What are birds doing during thunderstorm?

Yesterday we had this huge thunderstorm with high winds and rain in our area and I was wondering what are all the birds doing to stay safe?
We have big population of sparrows and other small birds,do they leave affected area or do they huddle together in the trees and manage to stay safe?
Big birds like seagull ,crows,pigeons I think can detect somehow incoming storm and fly away to more safer place but small birds can not fly to far or maybe they can.

Based upon my own observations my guess is that at least some small birds hide rather than flee to another area.

There was a series of thunderstorms in my locality yesterday. During a break in this series I saw a robin, several sparrows and two dunnocks in the garden. It is possible that the accompanying darkness to these storms resulted in these birds retreating to their respective roosting places (trees, holes in a wall) as they would with the onset of night. In any event, sparrows are noted for their prediliction for staying in the same locality all their lives once they have established a territory.

This is hardly a definitive answer but it looks like the only one you are going to get.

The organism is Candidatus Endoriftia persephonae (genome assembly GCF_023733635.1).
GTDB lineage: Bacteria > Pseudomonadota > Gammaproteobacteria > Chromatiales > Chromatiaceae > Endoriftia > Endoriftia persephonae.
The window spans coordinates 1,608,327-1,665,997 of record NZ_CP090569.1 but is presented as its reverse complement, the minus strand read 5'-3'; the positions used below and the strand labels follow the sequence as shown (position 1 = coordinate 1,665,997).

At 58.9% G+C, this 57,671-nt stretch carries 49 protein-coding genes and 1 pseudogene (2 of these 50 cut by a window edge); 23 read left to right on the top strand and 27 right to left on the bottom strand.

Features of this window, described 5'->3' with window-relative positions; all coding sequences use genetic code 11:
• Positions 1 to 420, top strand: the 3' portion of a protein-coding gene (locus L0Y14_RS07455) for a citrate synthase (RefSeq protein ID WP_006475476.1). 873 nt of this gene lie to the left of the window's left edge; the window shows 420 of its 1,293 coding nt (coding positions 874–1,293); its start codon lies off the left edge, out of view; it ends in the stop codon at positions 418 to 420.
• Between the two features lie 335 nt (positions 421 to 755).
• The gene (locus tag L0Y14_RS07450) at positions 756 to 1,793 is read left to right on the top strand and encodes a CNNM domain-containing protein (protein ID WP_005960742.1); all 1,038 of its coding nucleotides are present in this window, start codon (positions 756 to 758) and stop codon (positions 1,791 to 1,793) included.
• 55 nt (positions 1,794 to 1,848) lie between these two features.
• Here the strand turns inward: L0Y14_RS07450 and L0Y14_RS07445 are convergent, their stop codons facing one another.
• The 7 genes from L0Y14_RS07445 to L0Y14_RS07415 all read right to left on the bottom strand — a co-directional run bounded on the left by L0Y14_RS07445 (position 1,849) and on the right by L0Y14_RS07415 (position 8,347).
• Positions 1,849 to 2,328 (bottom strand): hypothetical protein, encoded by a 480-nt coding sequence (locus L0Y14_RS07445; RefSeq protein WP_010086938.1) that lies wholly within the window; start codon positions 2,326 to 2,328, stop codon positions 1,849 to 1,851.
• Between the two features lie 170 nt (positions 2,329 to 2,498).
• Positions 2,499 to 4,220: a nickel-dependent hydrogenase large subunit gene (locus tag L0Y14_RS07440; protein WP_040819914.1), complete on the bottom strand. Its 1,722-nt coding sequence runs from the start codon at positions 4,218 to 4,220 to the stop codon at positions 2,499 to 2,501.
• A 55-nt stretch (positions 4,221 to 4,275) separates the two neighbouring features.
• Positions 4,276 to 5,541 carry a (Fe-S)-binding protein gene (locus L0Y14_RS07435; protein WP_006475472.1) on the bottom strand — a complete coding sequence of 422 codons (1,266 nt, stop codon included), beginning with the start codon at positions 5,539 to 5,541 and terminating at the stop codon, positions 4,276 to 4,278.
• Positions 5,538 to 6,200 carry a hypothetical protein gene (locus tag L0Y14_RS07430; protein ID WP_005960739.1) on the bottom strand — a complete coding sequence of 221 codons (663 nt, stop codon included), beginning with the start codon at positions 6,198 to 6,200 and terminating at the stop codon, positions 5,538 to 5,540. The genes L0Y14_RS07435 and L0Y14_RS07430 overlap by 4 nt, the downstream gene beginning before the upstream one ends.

This is another “I dunno, but in my experience…” answer.

I drove through a beautiful thunderstorm the other week on several Saskatchewan backroads that went past farms. I’ve never seen so many owls. Well, actually, I’d never seen a wild owl at all. But what they were doing was… not much. A lot were resting on the road and flew up as we approached. They seemed to be going about their business as usual.

To them it is nothing more than water off a duck’s back.

Only if they’re waterbirds. :rolleyes:

The rest look for shelter, mostly. Many non-waterbirds either can’t fly with wet feathers, or can fly but poorly, once the feathers are soaked. There ensues much preening, in order to get the skin oils redistributed over the feathers. I believe (but maybe someone who actually knows more will speak up) that what makes the waterbirds able to function when wet is that their skins are much oilier, and so they are able to coat their feathers with enough oil so that they are (relatively) impervious to water.

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{Actually, the loss of that imperviousness to water by waterfowl following an oil spill is one of the factors that leads to their demise. They try to get the gunk off their feathers, so they can get on with their lives, and the petroleum poisons them. Or well-meaning humans clean the petroleum off of them, but then all their natural oils are gone, their feathers get saturated, and they drown.

Didn’t you ever notice (assuming you’ve eaten duck, goose, or some other kind of waterfowl) how oily their skins are? Special precautions must be taken in cooking, or the meat doesn’t taste that well to most people. But their adaptations to water habitats is the reason for all the oil.}
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